• Aviation history – it’s a small world

    Posted on January 1st, 2014 John Dorcey No comments

    While studying aviation’s roots you can’t help but discover how aviation history, and the stories of those who made it, are intertwined with one another. Aviation, a small world today, was an even smaller world then. It seems, everyone in aviation knew everyone else. Today, we talk of six degrees of separation, among early aviators we dare say it was closer to one degree.  Aviation pioneers shared knowledge, parts, successes and failures.  They worked for, or with, one another. They competed against each other. In some cases they buried one another. An article in the current issue of Forward in Flight (membership magazine of the Wisconsin Aviation Hall of Fame) provides a perfect example of these overlapping stories.

    Midwest Airways hangar at Milwaukee County Airport ca 1929

    Midwest Airways hangar at Milwaukee County Airport ca 1929

    In September, 1927, Milwaukee’s Knaup Brothers – Ray, Ed and Jim, incorporated Midwest Airways and began operations at the newly formed Milwaukee County Airport. The three brothers provided air charter, pilot services, aircraft maintenance and aviation fuel. They also sold airplanes, becoming distributors for Ryan Aircraft. The brothers placed an order for an astounding 12 Mahoney-Ryan Brougham aircraft late that year. Airplane deliveries began in the spring of 1928. One of the first deliveries of the popular Brougham aircraft went to William J. Newman from Chicago, Illinois. Newman was building a lakefront resort and residential development on his soon to be finished manmade lake at Delton, Wisconsin. He used the aircraft in promotional tours and other marketing efforts. We will return to Lake Delton soon.

    Midwest Airways (Milwaukee) Mahoney-Ryan Brougham ca 1927

    Midwest Airways (Milwaukee) Mahoney-Ryan Brougham ca 1927

    Another aircraft delivery, this one made by Midwest Airways pilot Elmer Leighton, left San Diego, California, during the last days of May, 1928. Leighton arrived at Kohler, Wisconsin, on June 4. Owner of this airplane was Walter J. Kohler, Sr., president of the Kohler Company. The airplane was a Ryan model B-1, Brougham, serial number 108, and held registration number NC-5220. The aircraft was powered by a 220 horsepower Wright J-5 Whirlwind engine.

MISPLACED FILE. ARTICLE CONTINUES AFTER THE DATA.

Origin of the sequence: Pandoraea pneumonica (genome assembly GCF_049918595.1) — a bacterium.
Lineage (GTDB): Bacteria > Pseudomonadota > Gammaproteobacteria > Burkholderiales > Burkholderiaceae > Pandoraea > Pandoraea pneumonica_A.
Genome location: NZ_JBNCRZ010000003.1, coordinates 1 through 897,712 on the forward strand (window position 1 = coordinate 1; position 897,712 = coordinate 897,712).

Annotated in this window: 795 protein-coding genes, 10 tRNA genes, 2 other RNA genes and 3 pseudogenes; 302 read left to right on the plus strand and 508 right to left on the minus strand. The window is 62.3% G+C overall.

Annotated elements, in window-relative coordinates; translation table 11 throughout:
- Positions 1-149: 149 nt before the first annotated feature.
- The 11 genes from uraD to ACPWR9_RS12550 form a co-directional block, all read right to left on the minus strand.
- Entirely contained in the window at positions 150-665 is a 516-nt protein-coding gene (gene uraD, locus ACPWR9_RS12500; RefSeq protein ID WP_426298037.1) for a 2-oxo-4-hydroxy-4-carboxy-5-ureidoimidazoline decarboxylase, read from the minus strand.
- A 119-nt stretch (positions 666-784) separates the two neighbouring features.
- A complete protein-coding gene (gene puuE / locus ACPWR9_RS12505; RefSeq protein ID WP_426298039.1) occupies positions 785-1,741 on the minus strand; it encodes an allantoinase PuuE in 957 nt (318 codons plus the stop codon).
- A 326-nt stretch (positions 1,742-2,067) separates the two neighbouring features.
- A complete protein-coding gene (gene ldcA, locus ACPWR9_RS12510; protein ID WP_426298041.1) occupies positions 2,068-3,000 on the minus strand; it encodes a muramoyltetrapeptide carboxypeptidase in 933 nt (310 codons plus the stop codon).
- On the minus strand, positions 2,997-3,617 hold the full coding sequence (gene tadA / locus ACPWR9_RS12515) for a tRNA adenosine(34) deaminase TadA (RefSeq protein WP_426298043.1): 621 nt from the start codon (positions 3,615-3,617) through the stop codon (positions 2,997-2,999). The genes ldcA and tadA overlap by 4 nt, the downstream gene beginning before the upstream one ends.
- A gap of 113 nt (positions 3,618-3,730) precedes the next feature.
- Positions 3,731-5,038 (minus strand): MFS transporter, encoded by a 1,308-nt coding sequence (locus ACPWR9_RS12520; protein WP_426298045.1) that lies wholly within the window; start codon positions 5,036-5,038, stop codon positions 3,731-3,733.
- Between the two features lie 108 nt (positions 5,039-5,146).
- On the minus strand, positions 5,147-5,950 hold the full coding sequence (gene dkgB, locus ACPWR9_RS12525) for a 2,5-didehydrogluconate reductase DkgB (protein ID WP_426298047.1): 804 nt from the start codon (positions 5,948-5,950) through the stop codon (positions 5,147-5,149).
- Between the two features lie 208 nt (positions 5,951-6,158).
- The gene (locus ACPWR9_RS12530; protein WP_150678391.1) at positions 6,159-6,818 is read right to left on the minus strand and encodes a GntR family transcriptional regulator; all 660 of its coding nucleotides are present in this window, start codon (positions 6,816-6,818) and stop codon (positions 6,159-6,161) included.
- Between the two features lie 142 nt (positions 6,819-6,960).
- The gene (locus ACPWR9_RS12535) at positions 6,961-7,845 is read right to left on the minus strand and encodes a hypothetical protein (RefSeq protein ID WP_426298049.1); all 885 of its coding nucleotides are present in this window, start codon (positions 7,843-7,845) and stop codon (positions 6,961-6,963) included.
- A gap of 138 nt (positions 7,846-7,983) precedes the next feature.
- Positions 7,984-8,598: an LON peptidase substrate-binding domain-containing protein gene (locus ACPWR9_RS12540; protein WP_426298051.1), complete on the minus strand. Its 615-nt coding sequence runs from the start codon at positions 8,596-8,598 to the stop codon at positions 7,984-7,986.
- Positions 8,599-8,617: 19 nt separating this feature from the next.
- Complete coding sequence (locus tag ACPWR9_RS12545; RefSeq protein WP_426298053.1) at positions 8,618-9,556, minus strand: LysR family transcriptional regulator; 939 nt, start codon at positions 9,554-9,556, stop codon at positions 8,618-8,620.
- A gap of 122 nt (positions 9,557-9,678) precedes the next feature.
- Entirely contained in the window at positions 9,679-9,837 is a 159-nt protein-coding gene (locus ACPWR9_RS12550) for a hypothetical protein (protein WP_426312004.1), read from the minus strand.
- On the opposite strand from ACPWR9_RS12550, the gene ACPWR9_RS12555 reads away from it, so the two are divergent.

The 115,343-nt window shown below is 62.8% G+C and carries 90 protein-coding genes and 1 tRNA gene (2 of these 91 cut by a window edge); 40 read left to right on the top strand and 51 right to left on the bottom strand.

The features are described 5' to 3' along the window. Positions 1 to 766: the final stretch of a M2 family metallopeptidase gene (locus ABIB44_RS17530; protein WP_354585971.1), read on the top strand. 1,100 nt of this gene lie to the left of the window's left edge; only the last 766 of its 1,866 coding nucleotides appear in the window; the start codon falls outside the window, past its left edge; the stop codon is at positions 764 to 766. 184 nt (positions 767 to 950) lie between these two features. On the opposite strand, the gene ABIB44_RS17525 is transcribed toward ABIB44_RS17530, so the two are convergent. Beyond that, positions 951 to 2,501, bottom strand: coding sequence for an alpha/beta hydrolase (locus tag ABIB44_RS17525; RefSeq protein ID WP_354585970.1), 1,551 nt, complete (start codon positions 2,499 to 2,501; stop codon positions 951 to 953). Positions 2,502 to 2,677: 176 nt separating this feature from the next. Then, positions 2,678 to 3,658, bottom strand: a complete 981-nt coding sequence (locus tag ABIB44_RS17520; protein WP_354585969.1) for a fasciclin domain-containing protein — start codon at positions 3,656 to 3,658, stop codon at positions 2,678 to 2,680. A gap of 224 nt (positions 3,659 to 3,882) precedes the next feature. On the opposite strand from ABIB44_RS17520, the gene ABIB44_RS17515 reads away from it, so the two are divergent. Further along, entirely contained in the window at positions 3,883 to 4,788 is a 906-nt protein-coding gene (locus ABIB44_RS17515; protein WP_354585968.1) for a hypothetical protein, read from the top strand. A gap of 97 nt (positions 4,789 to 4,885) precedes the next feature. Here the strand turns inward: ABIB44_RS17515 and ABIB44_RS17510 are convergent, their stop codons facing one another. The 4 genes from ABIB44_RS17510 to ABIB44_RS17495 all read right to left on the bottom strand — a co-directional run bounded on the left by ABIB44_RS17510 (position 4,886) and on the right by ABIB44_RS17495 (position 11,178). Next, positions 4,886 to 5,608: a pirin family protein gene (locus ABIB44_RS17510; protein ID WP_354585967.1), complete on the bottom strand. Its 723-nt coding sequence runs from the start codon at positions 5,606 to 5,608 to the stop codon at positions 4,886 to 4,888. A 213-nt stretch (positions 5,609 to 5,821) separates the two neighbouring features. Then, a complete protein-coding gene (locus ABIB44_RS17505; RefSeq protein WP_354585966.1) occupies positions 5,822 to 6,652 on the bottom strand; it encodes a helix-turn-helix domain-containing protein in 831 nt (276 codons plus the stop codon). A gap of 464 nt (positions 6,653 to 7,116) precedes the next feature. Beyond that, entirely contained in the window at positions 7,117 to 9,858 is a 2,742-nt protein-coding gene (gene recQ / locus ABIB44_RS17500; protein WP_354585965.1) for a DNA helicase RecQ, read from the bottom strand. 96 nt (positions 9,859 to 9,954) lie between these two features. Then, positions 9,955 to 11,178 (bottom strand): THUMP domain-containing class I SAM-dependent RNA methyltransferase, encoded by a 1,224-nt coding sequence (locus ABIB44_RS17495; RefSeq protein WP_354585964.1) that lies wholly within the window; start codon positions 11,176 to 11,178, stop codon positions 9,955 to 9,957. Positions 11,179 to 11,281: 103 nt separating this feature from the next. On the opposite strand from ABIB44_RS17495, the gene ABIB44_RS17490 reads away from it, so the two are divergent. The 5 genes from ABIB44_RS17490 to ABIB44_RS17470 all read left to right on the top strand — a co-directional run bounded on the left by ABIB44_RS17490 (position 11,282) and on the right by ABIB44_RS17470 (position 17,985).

Six days later the airplane was westbound as Kohler, his son Walter Jr., and Kohler Advertising Director L. L. Smith flew to Kansas City, Missouri, to attend the Republican National Convention. Upon returning from Kansas City, Kohler learned that he had been nominated as Republican candidate for Wisconsin Governor. Kohler flew to Green Bay to appear before delegates of the statewide convention.  Kohler used his airplane extensively in his campaign for governor, landing in 46 counties and covering 7,200 miles. Walter J. Kohler, Sr was an aviation advocate as Governor. He was inducted into the Wisconsin Aviation Hall of Fame in 2013.

    The Kohler Airport spawned many pioneer aviators, two of them becoming Wisconsin Aviation Hall of Fame inductees. Anton Brotz worked in the Kohler engineering department and did experimental work in high-altitude flight. Melvin Thompson was an early pilot for the Kohler, maintained company aircraft and served as the Kohler Airport Manager.

    The Kohler Mahoney-Ryan airplane was purchased by Mel Thompson in 1937 who used it for charter work. He sold it to Merle Zuehlke, manager of Milwaukee’s Curtiss-Wright Airport, now Timmerman Airport (KMWC). Zuehlke used the airplane in parachute testing during World War II. Zuehlke sold the airplane sometime in late 1944 or early 1945 to Jack W. “Mac” McBoyle of Lake Delton. Mac owned two other Broughams at the time. He purchased NC-7209 from air race legend Roscoe Turner in either 1943 or 1944. This aircraft was sold in 1946. The second aircraft, NC-4940, was purchased from Johnny Livingston, another air racer. The Kohler aircraft, NC-5220, had been stored outside at McBoyle’s Lake Delton Airport. Worse for wear, it was sold for parts in 1948.

    This is just one example of how people in aviation history and their stories overlap. The magazine, Forward in Flight, is published quarterly by the Wisconsin Aviation Hall of Fame (WAHF). WAHF’s annual membership fee is $20 and includes a subscription to Forward in Flight.  Online membership to WAHF is available here.

     

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